• Bryan Azevedo was unsuccessful in his bid to follow ally Jim Prola to the San Leandro City Council, losing by 9 points.

  • In Cupertino, our newest chapter backed Jerry Liu for City Council, who placed a disappointing 5th for 3 seats, losing by just 248 votes.

Special Districts

  • Local 21 EBMUD member Timothy R. McGowan was re-elected to the Castro Valley Sanitary District.

  • EBMUD Local 21 Chapter leader Antonio Martinez came up short by 9 points in his first run at unseating a 40-year incumbent on the Contra Costa Water District Board.

  • In the race for the Santa Clara Valley Water District John Varela won with 59% of the vote in the only contested race. He had earlier been viewed as vulnerable. Our other two endorsed candidates were unopposed.


School Board

  • All 3 of our endorsed candidates in San Francisco won; incumbents Matt Haney and Rachel Norton were joined by newcomer Stevon Cook on the SF School Board in a 9-way race. L21 members Rafael Mandelman and Alex Randolph were re-elected to theSF City College Board.

  • Local 21 staffer Jonathan Wright won his race to continue serving on the Martinez School Board.

Ballot measures



  • Sugar taxes in Oakland and San Francisco won, easily topping 60% of the vote. This will help the bottom line of cities, school districts, and counties.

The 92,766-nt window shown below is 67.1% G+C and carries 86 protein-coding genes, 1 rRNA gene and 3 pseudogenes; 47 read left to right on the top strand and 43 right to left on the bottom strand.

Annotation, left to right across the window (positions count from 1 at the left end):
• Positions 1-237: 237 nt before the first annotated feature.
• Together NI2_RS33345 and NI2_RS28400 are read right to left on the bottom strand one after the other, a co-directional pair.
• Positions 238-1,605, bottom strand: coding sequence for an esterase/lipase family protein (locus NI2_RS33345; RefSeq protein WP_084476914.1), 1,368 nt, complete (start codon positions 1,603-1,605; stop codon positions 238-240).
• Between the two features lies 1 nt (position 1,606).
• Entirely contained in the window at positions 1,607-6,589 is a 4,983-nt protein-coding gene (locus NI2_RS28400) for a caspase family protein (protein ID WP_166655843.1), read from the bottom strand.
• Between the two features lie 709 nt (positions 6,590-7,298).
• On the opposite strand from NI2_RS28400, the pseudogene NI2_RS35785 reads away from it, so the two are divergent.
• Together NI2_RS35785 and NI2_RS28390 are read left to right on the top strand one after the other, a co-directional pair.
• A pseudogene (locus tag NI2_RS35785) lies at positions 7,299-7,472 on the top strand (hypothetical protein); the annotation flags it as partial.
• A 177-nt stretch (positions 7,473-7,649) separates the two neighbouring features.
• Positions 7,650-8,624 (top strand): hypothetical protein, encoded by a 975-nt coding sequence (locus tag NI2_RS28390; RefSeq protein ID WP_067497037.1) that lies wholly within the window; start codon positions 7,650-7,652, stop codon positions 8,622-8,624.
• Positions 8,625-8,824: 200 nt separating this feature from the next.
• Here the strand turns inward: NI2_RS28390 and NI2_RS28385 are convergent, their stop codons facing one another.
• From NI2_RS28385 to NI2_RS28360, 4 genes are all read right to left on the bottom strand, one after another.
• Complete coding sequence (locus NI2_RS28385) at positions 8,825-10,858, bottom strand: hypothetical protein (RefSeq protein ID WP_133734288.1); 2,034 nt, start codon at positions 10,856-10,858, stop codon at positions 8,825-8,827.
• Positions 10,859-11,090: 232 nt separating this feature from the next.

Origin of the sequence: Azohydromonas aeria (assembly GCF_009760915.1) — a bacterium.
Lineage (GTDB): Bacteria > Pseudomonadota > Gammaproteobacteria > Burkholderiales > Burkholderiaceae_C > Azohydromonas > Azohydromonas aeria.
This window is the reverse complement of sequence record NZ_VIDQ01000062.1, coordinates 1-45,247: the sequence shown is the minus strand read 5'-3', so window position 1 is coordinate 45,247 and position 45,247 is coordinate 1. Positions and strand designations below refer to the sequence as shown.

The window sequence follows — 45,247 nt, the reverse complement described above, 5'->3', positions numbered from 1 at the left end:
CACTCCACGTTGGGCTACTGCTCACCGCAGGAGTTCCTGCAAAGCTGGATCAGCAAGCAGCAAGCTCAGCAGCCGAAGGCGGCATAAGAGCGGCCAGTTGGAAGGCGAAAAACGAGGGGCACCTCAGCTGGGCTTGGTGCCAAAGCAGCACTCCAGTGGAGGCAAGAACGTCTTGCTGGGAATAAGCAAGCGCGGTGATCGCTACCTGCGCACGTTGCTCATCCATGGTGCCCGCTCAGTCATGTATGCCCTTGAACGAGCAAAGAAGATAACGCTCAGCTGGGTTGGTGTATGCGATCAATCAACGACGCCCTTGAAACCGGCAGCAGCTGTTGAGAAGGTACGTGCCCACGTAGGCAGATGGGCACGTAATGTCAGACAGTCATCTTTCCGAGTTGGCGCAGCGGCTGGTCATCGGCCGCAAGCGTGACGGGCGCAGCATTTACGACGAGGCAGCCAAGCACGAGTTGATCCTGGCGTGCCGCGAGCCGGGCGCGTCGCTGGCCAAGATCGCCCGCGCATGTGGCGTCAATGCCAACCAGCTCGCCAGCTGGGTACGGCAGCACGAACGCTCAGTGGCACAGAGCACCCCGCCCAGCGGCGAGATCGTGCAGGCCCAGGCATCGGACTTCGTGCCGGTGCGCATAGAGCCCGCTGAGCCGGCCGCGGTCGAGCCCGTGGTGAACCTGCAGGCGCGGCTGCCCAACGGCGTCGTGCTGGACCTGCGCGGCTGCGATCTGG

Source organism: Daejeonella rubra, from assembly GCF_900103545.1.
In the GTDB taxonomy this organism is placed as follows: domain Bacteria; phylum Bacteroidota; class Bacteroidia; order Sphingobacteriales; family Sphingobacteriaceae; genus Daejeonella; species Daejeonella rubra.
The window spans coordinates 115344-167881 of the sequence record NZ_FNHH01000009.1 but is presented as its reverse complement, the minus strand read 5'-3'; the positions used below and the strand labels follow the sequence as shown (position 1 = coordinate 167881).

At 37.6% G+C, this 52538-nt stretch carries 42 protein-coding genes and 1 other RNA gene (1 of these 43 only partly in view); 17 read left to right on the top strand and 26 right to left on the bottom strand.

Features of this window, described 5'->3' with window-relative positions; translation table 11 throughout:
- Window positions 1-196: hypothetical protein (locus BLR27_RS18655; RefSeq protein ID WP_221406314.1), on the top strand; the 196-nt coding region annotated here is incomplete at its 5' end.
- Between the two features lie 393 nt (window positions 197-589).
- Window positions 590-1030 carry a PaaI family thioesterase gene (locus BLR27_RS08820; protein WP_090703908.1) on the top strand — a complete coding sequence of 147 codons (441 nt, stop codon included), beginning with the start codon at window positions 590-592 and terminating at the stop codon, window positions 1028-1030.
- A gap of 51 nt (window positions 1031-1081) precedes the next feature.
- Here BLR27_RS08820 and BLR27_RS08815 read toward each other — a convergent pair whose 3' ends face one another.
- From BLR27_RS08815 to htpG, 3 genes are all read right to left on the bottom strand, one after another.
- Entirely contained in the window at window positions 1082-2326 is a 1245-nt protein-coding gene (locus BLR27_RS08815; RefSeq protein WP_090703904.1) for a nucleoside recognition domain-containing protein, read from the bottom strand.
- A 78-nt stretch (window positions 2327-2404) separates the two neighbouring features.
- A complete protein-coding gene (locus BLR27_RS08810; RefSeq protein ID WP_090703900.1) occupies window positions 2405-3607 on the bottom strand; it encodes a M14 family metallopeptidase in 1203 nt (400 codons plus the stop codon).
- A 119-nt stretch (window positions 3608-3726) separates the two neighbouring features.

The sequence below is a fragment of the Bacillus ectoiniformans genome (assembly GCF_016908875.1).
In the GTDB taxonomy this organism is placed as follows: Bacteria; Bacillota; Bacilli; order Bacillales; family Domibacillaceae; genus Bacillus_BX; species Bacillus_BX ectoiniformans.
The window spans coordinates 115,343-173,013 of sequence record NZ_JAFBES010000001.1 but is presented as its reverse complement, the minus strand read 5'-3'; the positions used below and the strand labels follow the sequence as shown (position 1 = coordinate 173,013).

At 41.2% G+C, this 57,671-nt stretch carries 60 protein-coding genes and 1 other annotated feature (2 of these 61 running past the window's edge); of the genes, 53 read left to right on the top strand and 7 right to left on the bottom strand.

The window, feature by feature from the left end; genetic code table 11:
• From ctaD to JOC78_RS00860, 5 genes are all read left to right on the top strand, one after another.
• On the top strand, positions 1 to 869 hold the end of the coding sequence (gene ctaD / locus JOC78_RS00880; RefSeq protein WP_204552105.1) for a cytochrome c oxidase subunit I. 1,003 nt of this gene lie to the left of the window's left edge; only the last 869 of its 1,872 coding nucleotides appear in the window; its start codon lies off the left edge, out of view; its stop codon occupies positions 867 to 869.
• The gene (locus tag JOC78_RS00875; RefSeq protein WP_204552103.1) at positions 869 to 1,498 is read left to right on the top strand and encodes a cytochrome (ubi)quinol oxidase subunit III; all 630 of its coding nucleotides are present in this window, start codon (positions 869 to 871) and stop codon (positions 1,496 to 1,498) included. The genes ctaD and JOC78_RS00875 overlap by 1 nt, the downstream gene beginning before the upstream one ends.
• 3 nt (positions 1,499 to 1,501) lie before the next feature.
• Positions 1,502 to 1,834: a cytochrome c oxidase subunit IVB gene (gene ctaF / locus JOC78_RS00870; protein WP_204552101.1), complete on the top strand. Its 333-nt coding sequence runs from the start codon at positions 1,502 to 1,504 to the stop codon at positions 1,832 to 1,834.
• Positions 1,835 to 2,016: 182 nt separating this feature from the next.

• All 3 revenue measures on the ballot inSan Leandro ballot, MM, 00 and PP won easily, receiving nearly 2/3 of the vote when just a majority was necessary.

  • In San Francisco, all but one revenue measure passed. Measures B to renew a tax to fund City College won with 79% and Proposition W, a real estate transfer tax on luxury properties, came in at 61% yes. The San Francisco school bond Proposition A won with 80% of the vote. Unfortunately, Proposition K, a sales tax whose revenue was assumed in the SF city budget, went down in flames with 65% voting No. At the same time, Prop. I, a multi-million-dollar unfunded set aside, received 66% of the vote to easily pass.  Together this punches a big hole in the budget just as we get ready for contract negotiations.

  • Santa Clara CountyMeasure B, a sales tax to fund city and county transportation, won handily with 72% of the vote. San Jose Measure G to update the business tax won with 66% of the vote. Measure G will provide much-needed financial stability to San Jose.

  • Measure E1 passed easily, renewing funding for the Berkeley School District.